“I Sarah Harris, understand and acknowledge that risks and dangers exist in extreme sports such as this”…. Blah blah blah… “and my participation in this activity may result in injury, permanent disability or death.”
Yep, sounds fair to me. Where do I sign?
Within minutes of arriving in La Paz, the capital of Bolivia we had barely put our bags down and yet had somehow managed to book onto the aptly named Death Road Mountain Bike Tour without so much as the slightest hesitation.
Maybe it was that we had been on a rickety old bus without proper ventilation for 10 hours, or maybe it was just that I’d always said I’d do it and so refused to go back on my word, but one way or another, Wade and I signed our lives away and thus agreed to the above conditions. Plus, if we survive they not only give us a buffet lunch but we also score a free t-shirt, so really I’d say the risk was worth the benefits…. Right?
Photo: La Cumbre, 4700 metres above sea level is the starting point for this dangerous journey
Death Road, officially known as the Yungas Road, was the original route connecting La Paz to the Bolivian section of the Amazon jungle. It has been nicknamed Death Road, or Camino De La Muerte in Spanish, after countless deaths during it’s construction and use over the past 70 years. In 1995 it was listed by the Inter-American Development Bank as the Worlds most dangerous road and more recently it has been closed the vast majority of traffic with safer roads now available for this route.
The road is 64km of unsealed dirt track and has very few guardrails to stop cyclists careening over the 600 metre drops in the jungle below. However, like many traveller must-do’s it is these risks and the resulting bragging rights that make it worth doing!
So there we were at 6am in the morning, climbing up a steep and winding road in a minibus loaded with 12 bikes on the roof, piles of helmets, protective clothing and equipment, oh and how could I forget the 10 petrified westeners.
Our destination was La Cumbre, 4700 metres above sea level. If the thought of flying downhill on a mountain bike on the World’s most dangerous road didn’t give you head spins by now, the altitude sure did.
The scenery at the top was stunning, almost beautiful enough to calm the nerves slowly building in my gut. The two lunatics who would be leading our ride began throwing piles of jackets, pants, gloves, elbow guards, knee pads, shin guards and helmets out of the van.
“Find your size and take one of everything” Was our instruction.
As always one idiot piped up “Do we HAVE to wear all of this or is it optional?”. Needless to say, he was the first to lose skin that day.
Safety aside, I didn’t hesitate and began gearing up immediately. It was around 5 degrees at La Cumbre and the wind was piercing through my clothes causing my limbs to go numb which was making riding an interesting prospect.
Once we were dressed, and slightly warmer, the reality set in. We were given 15 minutes to test out our bikes, check the brakes and simply calm the nerves on the flat ground around us.
Photo: One last photo together..... Just in case!
Our guides provided a brief run down of the ride and then we were off. As it turns out, the experienced guides were just as wary of our skills as we were ourselves and the starting location has been chosen not only for it’s breathtaking views but also so that riders are given a smooth introduction to the bikes. The first 20km is all downhill on a twisting, winding sealed road, complete with safety barriers and plenty of space beside the road so that the many trucks rumbling past are not interrupted by the cyclists using this road daily. Just as our speed (and confidence) increased we were stopped at none other than a Police narcotics checkpoint. Needless to say, we had all used our stash already. Heck I wasn’t getting on this bike without being high! (Joking Mum)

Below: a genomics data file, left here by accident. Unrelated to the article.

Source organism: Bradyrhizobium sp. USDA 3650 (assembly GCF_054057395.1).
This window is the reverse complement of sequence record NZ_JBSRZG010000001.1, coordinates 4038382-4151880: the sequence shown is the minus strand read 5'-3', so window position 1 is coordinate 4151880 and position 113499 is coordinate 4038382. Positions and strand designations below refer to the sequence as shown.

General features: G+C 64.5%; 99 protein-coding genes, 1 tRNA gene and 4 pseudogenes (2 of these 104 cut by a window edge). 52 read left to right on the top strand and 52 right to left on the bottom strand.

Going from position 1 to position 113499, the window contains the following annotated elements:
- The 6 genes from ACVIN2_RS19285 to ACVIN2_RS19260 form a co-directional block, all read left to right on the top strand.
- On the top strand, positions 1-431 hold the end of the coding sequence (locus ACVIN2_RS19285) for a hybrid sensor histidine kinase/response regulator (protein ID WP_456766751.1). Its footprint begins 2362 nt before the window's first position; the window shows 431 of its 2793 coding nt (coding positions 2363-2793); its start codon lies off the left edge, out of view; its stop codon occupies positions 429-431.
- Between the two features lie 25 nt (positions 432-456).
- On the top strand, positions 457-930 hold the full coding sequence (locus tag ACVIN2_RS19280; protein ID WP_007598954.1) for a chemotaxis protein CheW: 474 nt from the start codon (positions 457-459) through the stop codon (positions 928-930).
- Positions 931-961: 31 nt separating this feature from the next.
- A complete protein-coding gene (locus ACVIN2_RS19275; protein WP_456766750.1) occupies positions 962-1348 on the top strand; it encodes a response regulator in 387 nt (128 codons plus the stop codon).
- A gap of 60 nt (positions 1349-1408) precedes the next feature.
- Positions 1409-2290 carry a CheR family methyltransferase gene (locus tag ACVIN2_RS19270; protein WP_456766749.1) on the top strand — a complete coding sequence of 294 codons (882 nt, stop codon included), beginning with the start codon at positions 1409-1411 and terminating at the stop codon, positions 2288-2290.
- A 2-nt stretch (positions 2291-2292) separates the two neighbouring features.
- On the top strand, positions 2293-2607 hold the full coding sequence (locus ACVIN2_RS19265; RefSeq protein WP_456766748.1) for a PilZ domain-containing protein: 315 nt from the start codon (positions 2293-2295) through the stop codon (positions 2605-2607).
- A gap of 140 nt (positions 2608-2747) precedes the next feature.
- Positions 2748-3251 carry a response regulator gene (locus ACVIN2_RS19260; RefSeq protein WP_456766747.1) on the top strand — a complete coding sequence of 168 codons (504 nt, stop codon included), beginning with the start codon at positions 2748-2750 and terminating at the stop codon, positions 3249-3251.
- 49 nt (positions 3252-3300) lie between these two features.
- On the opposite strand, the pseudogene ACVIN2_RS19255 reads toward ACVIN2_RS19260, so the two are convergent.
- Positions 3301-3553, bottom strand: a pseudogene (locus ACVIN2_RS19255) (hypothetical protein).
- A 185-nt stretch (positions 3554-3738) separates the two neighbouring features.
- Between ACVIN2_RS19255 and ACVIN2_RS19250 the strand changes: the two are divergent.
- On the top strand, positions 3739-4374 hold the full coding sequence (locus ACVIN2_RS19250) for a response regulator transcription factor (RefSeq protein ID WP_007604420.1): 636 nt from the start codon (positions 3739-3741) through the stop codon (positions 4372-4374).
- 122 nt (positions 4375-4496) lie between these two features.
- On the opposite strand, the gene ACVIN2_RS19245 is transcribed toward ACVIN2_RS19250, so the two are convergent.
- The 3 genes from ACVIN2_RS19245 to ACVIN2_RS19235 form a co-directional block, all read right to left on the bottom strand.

Photo: Well, we look the part, so I guess that counts for something, right?
Here we were also instructed to go into a small, dilapidated building where we needed to pay an additional fee to ride Death Road. Apparently this goes towards the maintenance and safety upkeep costs of the road however my quip about the irony of this seemed to go unnoticed by the troll accepting payments.
After a quick refreshment and final test of our brakes, we were back in the saddle. As we veered off the main road and onto a small dirt track, it was almost immediate that the valley opened up and we could either ride the track on the mountainside, or we could play with fire by riding on the cliff-side and risk a minimum 20, maximum 600 metre drop. We rode, single file, using much more of our brakes than our pedals and before long, the group had spread out as the adrenalin junkies (and that one idiot with a death wish) began flying down the bumpy slopes and around dusty corners.
Photos: Just a few shots of the treacherous road considered the World's most dangerous. Can you believe that this was once a major route for trucks, buses and cars??
I casually cruised in the second pack as we were actually surrounded by some of the most eye-catching scenery we had seen so far in Bolivia. Ok and yeah I was quietly shitting myself every time my back tyre skidded around the deadly corners. The narrow dirt road is carved precariously into the side of a mountain with sections as narrow as 1.5 metres and sheer drops of up to 600 metres into the lush green jungle below. As much as I appreciated the view below, I didn’t want to become part of it!
We cruised on through the first section passing calming, drizzling cascades on our right and seconds later, deadly precipices on our left. Wade was patiently chilling behind me secretly scared that if he took off and enjoyed the ride at a faster pace thus leaving me to ride alone, he would reach the end hours later, a widow.
We regrouped after an hour of riding for a photo on one of the roads most iconic corners. Sections of this corner were so steep that we had to lie the bikes on their side so we didn’t risk a runaway bike careening over the edge while we were posing for photos!
I should mention that by this point, one bike chain had snapped, one rider had thrown in the towel and boarded the minivan and one guy looked particularly dusty and his bike suddenly scratched-up without explanation.